The stacking strategy in DFS involves pairing multiple skill position players from the same team. In some occasions, there is value in loading up with an “onslaught” — as it’s termed in the DFS community — with sometimes up to four players from the same team.
Just like any strategy option in DFS, there are multiple ways to grab value from stacking. You can pay up for your stack and find two of the highest-scoring players in all of DFS that week. Sometimes, you can even find two of the highest scorers without paying up and instead finding value in the middle range. And of course, you can win using my favorite strategy — bargain stacks that allow you to find game-winners in the rest of your lineup.
Every week we’ll break down 10-15 of my favorite stacks overall and make the case for why you should be using them in your DFS tournament and cash games.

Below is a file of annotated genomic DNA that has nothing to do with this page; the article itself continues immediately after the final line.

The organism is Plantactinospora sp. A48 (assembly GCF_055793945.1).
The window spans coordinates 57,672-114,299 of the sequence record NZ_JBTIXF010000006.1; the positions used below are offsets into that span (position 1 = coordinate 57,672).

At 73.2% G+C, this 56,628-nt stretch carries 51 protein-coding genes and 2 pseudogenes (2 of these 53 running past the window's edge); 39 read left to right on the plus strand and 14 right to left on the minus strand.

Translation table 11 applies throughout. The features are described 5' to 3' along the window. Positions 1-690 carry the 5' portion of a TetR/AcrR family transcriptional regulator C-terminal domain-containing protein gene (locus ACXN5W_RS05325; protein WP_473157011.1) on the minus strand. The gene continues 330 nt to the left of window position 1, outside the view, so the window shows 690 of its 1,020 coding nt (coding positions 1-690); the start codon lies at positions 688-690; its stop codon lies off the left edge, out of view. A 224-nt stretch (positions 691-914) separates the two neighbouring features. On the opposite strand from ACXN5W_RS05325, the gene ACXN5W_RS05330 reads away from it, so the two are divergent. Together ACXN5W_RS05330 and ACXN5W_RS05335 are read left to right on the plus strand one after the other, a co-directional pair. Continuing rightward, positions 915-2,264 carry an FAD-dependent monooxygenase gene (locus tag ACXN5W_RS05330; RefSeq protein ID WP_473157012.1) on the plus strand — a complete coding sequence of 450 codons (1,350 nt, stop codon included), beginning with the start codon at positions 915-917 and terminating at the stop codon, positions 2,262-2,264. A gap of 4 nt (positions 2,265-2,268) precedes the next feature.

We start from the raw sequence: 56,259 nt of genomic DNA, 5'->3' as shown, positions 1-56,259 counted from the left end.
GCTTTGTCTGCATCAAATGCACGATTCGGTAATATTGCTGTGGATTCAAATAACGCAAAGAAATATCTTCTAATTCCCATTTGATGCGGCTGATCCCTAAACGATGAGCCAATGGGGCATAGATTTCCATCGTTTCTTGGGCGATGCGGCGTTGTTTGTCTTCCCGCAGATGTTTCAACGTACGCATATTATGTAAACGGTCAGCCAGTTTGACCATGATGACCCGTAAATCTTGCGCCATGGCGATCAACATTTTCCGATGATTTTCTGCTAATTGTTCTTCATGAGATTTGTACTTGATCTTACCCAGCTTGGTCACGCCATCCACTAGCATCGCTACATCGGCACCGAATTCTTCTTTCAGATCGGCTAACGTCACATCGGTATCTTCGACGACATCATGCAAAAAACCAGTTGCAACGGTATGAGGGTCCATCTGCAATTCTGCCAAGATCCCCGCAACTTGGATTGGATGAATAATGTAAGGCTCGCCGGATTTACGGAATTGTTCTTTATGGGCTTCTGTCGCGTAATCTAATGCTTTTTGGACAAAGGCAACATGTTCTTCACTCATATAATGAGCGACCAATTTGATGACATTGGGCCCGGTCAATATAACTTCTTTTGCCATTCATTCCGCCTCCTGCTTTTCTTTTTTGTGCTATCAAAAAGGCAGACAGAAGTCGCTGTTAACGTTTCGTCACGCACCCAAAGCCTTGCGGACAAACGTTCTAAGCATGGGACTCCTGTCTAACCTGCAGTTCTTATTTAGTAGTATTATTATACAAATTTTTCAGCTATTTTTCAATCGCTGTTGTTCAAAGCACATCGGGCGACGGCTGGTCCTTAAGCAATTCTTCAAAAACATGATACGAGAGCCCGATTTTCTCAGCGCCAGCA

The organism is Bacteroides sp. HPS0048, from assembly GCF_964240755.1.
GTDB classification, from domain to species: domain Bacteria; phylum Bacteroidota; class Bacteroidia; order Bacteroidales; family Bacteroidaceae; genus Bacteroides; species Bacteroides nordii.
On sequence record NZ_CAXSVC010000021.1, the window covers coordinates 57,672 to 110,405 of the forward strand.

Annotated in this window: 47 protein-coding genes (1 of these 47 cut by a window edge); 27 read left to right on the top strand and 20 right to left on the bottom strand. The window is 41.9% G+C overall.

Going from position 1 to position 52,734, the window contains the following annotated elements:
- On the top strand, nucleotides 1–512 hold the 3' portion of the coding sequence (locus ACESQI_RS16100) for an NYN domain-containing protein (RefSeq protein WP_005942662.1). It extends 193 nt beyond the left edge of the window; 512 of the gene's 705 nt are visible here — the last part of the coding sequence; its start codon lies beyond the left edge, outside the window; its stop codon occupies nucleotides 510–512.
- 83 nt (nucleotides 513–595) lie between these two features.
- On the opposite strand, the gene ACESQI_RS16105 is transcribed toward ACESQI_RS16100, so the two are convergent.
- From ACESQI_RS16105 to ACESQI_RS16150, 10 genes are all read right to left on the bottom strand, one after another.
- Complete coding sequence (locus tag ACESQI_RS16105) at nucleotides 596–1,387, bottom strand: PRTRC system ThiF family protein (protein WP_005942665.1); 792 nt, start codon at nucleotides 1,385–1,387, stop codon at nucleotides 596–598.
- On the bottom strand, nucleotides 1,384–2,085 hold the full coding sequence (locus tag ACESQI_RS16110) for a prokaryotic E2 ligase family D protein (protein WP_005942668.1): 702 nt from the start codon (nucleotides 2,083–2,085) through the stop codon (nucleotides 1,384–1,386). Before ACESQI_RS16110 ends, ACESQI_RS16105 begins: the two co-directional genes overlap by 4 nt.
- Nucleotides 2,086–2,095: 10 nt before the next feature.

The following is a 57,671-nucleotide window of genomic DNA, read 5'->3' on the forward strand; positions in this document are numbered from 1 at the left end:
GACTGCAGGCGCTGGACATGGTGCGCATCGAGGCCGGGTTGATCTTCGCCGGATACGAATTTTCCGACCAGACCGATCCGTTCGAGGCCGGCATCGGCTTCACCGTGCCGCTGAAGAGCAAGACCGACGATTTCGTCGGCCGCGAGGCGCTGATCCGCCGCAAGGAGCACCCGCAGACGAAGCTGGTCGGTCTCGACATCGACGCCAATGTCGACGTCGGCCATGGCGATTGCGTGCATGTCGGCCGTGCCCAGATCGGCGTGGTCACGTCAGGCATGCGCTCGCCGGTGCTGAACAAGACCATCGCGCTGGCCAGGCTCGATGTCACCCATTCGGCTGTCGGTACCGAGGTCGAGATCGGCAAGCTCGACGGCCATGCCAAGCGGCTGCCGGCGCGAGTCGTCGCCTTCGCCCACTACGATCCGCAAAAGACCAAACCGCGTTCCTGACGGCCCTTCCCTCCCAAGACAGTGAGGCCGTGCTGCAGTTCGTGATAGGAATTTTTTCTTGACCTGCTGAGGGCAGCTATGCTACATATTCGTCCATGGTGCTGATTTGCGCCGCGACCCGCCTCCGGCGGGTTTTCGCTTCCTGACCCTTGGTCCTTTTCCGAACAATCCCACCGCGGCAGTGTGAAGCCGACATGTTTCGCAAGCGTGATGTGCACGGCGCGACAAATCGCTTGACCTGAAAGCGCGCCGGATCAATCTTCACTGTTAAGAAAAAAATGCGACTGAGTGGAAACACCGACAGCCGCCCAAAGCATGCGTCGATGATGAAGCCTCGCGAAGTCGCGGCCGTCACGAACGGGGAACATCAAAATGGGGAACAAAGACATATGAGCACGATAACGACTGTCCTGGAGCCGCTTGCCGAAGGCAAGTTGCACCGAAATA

Both DraftKings and FanDuel
Mariota and Walker fit into the mid-level price range on both major DFS sites, but you get a slight break on DK. The Raiders defense has struggled throughout the offseason and no player has struggled more than cornerback Sean Smith who will be forced to play often in Week 1. The Raiders are shallow in the secondary, but they’re even weaker covering the tight ends. In 2016, the Raiders allowed the fifth-most yards per game and ninth-most fantasy points to tight ends. The Titans wide receiver position is uncertain entering Week 1 so buy in on the proven piece in the passing game who also thrives in the red zone.
Watkins is just two seasons removed from one of the most efficient fantasy years by any receiver and yet he’s been completely written off. Meanwhile, in Week 1, he enters a matchup against a Colts defense without a viable pass rush, without their top cornerback (Vontae Davis), and with three new faces in the secondary. Cooper Kupp may eventually emerge as Goff’s favorite target, but Watkins is the best bet to be the tournament-winning play.